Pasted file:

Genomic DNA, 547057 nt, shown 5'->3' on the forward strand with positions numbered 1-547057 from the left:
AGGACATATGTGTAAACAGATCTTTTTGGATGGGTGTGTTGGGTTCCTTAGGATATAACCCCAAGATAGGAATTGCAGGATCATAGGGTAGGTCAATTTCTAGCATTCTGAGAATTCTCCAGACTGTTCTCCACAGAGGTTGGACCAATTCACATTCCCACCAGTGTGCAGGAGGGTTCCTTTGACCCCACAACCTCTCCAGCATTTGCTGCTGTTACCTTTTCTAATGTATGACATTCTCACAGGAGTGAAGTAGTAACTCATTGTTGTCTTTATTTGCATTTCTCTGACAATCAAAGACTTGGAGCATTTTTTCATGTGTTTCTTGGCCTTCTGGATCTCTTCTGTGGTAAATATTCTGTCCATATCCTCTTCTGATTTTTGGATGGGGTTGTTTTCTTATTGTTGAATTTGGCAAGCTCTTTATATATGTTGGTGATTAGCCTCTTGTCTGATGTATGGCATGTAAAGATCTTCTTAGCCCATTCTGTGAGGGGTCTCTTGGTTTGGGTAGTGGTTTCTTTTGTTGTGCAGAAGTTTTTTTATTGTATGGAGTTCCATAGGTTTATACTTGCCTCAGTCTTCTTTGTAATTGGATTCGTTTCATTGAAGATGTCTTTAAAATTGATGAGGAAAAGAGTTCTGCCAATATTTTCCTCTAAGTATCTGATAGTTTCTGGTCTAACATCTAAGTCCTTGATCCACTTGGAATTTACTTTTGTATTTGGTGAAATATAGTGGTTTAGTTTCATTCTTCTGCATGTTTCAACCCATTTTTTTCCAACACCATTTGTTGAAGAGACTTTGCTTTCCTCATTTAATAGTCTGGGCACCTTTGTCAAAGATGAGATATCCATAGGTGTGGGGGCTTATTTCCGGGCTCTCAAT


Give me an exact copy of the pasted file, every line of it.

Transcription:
Genomic DNA, 547057 nt, shown 5'->3' on the forward strand with positions numbered 1-547057 from the left:
AGGACATATGTGTAAACAGATCTTTTTGGATGGGTGTGTTGGGTTCCTTAGGATATAACCCCAAGATAGGAATTGCAGGATCATAGGGTAGGTCAATTTCTAGCATTCTGAGAATTCTCCAGACTGTTCTCCACAGAGGTTGGACCAATTCACATTCCCACCAGTGTGCAGGAGGGTTCCTTTGACCCCACAACCTCTCCAGCATTTGCTGCTGTTACCTTTTCTAATGTATGACATTCTCACAGGAGTGAAGTAGTAACTCATTGTTGTCTTTATTTGCATTTCTCTGACAATCAAAGACTTGGAGCATTTTTTCATGTGTTTCTTGGCCTTCTGGATCTCTTCTGTGGTAAATATTCTGTCCATATCCTCTTCTGATTTTTGGATGGGGTTGTTTTCTTATTGTTGAATTTGGCAAGCTCTTTATATATGTTGGTGATTAGCCTCTTGTCTGATGTATGGCATGTAAAGATCTTCTTAGCCCATTCTGTGAGGGGTCTCTTGGTTTGGGTAGTGGTTTCTTTTGTTGTGCAGAAGTTTTTTTATTGTATGGAGTTCCATAGGTTTATACTTGCCTCAGTCTTCTTTGTAATTGGATTCGTTTCATTGAAGATGTCTTTAAAATTGATGAGGAAAAGAGTTCTGCCAATATTTTCCTCTAAGTATCTGATAGTTTCTGGTCTAACATCTAAGTCCTTGATCCACTTGGAATTTACTTTTGTATTTGGTGAAATATAGTGGTTTAGTTTCATTCTTCTGCATGTTTCAACCCATTTTTTTCCAACACCATTTGTTGAAGAGACTTTGCTTTCCTCATTTAATAGTCTGGGCACCTTTGTCAAAGATGAGATATCCATAGGTGTGGGGGCTTATTTCCGGGCTCTCAAT